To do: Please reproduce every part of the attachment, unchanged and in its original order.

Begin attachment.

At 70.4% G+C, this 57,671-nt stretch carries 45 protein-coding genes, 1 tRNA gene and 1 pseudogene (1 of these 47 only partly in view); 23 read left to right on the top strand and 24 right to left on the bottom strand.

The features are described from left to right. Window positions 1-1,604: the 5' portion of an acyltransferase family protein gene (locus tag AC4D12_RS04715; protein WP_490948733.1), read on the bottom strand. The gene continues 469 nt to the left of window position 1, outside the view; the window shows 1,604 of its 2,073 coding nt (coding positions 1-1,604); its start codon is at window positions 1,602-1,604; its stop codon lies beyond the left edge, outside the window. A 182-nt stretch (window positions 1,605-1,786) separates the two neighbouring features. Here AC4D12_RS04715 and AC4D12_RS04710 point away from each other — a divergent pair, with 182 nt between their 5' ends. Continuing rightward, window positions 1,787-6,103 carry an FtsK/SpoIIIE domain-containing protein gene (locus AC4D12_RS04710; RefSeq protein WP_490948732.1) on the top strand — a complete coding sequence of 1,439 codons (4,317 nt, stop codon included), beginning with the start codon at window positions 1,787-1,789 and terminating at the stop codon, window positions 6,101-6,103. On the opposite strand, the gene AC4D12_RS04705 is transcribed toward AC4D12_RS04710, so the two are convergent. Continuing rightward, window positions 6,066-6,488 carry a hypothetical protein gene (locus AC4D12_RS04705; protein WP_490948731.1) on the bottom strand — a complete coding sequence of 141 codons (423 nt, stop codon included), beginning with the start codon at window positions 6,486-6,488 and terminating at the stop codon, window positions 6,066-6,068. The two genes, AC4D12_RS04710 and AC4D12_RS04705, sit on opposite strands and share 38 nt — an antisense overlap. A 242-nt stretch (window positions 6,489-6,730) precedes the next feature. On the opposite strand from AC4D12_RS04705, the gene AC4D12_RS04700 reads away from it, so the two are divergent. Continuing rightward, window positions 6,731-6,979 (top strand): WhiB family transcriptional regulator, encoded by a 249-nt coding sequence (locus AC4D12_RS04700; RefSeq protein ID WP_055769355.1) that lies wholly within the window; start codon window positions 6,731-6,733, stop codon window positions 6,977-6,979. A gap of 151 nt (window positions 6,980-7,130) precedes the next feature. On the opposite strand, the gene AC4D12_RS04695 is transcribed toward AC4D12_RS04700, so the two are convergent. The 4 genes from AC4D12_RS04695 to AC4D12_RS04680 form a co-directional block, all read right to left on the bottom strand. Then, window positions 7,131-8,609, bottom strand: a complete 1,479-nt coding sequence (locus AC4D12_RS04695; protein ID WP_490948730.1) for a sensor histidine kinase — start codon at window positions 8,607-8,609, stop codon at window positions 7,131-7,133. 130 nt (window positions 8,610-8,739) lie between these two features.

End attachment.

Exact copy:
At 70.4% G+C, this 57,671-nt stretch carries 45 protein-coding genes, 1 tRNA gene and 1 pseudogene (1 of these 47 only partly in view); 23 read left to right on the top strand and 24 right to left on the bottom strand.

The features are described from left to right. Window positions 1-1,604: the 5' portion of an acyltransferase family protein gene (locus tag AC4D12_RS04715; protein WP_490948733.1), read on the bottom strand. The gene continues 469 nt to the left of window position 1, outside the view; the window shows 1,604 of its 2,073 coding nt (coding positions 1-1,604); its start codon is at window positions 1,602-1,604; its stop codon lies beyond the left edge, outside the window. A 182-nt stretch (window positions 1,605-1,786) separates the two neighbouring features. Here AC4D12_RS04715 and AC4D12_RS04710 point away from each other — a divergent pair, with 182 nt between their 5' ends. Continuing rightward, window positions 1,787-6,103 carry an FtsK/SpoIIIE domain-containing protein gene (locus AC4D12_RS04710; RefSeq protein WP_490948732.1) on the top strand — a complete coding sequence of 1,439 codons (4,317 nt, stop codon included), beginning with the start codon at window positions 1,787-1,789 and terminating at the stop codon, window positions 6,101-6,103. On the opposite strand, the gene AC4D12_RS04705 is transcribed toward AC4D12_RS04710, so the two are convergent. Continuing rightward, window positions 6,066-6,488 carry a hypothetical protein gene (locus AC4D12_RS04705; protein WP_490948731.1) on the bottom strand — a complete coding sequence of 141 codons (423 nt, stop codon included), beginning with the start codon at window positions 6,486-6,488 and terminating at the stop codon, window positions 6,066-6,068. The two genes, AC4D12_RS04710 and AC4D12_RS04705, sit on opposite strands and share 38 nt — an antisense overlap. A 242-nt stretch (window positions 6,489-6,730) precedes the next feature. On the opposite strand from AC4D12_RS04705, the gene AC4D12_RS04700 reads away from it, so the two are divergent. Continuing rightward, window positions 6,731-6,979 (top strand): WhiB family transcriptional regulator, encoded by a 249-nt coding sequence (locus AC4D12_RS04700; RefSeq protein ID WP_055769355.1) that lies wholly within the window; start codon window positions 6,731-6,733, stop codon window positions 6,977-6,979. A gap of 151 nt (window positions 6,980-7,130) precedes the next feature. On the opposite strand, the gene AC4D12_RS04695 is transcribed toward AC4D12_RS04700, so the two are convergent. The 4 genes from AC4D12_RS04695 to AC4D12_RS04680 form a co-directional block, all read right to left on the bottom strand. Then, window positions 7,131-8,609, bottom strand: a complete 1,479-nt coding sequence (locus AC4D12_RS04695; protein ID WP_490948730.1) for a sensor histidine kinase — start codon at window positions 8,607-8,609, stop codon at window positions 7,131-7,133. 130 nt (window positions 8,610-8,739) lie between these two features.